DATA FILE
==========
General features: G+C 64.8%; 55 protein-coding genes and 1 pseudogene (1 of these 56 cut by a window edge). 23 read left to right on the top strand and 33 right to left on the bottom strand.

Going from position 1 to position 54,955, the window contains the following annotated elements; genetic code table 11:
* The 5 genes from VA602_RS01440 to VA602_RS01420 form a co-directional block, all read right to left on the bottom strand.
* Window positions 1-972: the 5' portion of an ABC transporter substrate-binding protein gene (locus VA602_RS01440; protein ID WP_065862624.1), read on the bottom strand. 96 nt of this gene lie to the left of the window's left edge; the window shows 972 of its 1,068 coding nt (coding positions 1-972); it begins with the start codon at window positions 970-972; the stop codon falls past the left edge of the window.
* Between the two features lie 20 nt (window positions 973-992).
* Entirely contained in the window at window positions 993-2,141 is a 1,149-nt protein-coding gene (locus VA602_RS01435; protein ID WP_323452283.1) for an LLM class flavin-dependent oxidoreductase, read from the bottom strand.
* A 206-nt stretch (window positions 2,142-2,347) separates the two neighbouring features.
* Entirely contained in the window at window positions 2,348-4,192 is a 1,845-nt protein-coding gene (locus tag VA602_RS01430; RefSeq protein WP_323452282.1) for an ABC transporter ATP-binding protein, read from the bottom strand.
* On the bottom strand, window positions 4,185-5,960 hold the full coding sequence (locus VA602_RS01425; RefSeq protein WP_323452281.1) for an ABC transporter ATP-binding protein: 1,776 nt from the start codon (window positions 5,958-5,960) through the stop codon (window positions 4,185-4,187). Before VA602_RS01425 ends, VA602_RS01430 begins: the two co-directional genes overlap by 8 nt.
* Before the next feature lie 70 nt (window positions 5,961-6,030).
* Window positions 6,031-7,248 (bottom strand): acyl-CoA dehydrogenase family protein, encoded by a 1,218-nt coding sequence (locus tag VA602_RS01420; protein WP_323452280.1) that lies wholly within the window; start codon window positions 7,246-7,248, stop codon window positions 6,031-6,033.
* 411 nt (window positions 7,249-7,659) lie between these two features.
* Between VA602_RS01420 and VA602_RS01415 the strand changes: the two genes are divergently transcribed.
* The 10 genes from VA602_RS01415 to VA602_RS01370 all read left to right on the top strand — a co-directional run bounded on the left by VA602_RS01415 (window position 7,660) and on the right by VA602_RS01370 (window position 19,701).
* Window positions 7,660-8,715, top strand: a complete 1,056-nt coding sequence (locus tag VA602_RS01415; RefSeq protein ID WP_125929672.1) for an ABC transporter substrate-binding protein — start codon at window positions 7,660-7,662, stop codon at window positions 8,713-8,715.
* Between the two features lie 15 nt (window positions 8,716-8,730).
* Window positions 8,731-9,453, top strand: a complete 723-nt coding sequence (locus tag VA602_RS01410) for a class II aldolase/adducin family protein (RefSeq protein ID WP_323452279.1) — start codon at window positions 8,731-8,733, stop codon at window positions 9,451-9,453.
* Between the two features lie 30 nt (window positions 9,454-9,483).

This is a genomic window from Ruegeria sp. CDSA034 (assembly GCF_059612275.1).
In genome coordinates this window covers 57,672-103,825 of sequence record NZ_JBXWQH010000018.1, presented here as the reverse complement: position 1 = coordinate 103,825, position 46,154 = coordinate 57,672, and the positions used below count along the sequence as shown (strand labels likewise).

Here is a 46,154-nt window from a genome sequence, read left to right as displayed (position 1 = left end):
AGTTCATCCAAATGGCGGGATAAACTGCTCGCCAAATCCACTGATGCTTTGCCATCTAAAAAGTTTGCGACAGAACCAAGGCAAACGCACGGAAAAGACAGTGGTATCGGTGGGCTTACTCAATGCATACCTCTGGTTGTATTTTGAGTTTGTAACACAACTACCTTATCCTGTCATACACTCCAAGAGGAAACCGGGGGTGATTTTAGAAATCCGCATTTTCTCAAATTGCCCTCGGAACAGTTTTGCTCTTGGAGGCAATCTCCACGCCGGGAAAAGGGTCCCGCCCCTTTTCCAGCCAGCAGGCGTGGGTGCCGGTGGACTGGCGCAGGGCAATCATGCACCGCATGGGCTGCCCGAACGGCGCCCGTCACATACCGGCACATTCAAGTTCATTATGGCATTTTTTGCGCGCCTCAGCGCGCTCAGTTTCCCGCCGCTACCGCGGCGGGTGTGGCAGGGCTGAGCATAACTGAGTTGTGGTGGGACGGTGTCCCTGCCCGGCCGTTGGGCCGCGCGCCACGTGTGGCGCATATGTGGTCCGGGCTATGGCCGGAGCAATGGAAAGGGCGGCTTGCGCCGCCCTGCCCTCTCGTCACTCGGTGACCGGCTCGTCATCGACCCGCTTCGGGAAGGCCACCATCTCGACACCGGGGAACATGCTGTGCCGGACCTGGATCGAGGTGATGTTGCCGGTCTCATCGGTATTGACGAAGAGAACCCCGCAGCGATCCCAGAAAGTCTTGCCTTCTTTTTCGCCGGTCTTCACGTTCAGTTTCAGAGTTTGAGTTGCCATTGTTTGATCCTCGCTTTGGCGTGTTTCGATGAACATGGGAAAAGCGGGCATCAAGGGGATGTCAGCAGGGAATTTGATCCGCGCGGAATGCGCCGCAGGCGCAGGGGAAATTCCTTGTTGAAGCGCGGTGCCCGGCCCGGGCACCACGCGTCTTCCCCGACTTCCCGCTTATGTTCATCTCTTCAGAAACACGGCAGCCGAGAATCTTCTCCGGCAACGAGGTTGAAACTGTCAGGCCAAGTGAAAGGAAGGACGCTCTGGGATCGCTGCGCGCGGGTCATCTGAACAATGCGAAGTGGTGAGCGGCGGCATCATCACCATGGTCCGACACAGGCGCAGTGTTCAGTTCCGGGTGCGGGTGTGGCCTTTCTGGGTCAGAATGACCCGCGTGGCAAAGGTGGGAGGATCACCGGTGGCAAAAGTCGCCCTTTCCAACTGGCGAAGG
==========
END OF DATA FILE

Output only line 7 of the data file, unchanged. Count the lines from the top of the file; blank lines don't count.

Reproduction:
* A 206-nt stretch (window positions 2,142-2,347) separates the two neighbouring features.